Letters | 7 Ware Street
Three deanships concluded this academic year: Kathleen McCartney departs the Graduate School of Education to become president of Smith College; Michael Shinagel retires as dean of continuing education and University extension; and Harvard College dean Evelynn M. Hammonds announced on May 28 that she would step down. Each opening precipitated a long search for a successor; two (the education school and the College) saw the appointment of an interim dean.
There are opportunities to plan for these transitions by training faculty candidates for future promotion. As interim president in the 2006-2007 academic year (service that could not have been planned for), Derek Bok recalled that he paid special attention to this problem (see “Developing Deans, Calendar Consensus,” July-August 2007, page 60). Having characterized academic leadership as “a strange and baffling phenomenon,” he noted that scholars are not selected for management skills. Their institutions do little succession planning. Those appointed to such positions are often thrown into the job with no preparation or support—as he was (Bok became Harvard Law School dean at age 37). To buttress “bench strength,” interim president Bok asked McCartney, the Radcliffe Institute’s then-dean Drew Faust, and Harvard Business School dean Jay O. Light to explore ways of “developing some potential successors” and of providing future deans with orientation materials, briefings, and even continuing advisory services.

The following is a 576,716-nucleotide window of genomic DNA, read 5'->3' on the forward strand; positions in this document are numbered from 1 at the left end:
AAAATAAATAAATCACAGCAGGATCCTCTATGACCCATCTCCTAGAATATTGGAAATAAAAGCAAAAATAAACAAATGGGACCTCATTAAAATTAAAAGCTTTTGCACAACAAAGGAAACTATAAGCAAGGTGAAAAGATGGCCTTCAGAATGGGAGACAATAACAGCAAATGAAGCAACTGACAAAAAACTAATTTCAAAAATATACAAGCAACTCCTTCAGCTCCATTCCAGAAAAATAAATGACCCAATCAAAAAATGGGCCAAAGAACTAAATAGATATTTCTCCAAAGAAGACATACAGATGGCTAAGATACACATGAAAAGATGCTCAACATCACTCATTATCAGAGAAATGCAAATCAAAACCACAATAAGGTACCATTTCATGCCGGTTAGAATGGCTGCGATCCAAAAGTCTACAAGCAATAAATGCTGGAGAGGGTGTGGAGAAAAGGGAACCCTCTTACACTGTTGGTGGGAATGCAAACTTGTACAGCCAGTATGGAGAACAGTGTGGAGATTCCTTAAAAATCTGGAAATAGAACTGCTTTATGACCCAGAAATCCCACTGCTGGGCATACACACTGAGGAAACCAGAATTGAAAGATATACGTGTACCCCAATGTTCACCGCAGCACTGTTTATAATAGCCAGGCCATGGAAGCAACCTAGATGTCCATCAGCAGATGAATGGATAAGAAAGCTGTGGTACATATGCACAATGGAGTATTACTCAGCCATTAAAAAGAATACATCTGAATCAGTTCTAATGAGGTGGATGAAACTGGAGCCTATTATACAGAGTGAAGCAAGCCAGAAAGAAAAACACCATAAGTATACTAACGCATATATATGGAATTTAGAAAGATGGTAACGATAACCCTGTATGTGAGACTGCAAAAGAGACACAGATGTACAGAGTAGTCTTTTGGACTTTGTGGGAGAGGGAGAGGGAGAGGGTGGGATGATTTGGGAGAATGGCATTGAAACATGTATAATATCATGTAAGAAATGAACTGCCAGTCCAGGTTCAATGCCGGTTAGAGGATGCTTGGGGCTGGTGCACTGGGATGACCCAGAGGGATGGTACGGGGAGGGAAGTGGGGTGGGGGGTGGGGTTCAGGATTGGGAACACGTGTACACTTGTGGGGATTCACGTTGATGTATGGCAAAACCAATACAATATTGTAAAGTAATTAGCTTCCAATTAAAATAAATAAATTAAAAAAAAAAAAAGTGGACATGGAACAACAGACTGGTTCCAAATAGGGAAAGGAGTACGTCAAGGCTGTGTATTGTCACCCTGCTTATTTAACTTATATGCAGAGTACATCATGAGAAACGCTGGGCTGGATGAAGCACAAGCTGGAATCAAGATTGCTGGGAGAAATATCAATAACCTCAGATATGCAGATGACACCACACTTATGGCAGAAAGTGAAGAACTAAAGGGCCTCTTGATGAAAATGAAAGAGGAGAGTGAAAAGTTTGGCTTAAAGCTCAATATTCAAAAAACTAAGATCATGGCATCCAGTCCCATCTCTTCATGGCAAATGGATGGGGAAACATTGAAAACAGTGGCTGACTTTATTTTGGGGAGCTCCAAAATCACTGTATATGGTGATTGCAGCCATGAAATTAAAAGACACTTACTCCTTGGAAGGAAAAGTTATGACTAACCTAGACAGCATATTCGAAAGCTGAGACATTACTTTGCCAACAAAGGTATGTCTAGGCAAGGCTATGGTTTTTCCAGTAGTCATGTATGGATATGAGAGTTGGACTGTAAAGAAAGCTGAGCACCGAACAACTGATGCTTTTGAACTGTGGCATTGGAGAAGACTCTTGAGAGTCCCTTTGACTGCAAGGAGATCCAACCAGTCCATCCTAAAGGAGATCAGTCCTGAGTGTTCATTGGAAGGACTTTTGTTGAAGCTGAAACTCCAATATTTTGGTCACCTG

HBS’s senior associate deans are a model of this kind of depth, providing continuity and expertise in governance. The Faculty of Arts and Science’s divisional deans may evolve this way. Not every faculty is as large as HBS or FAS, nor has equal resources. But at any scale, the payoff seems worth the effort.
~John S. Rosenberg, Editor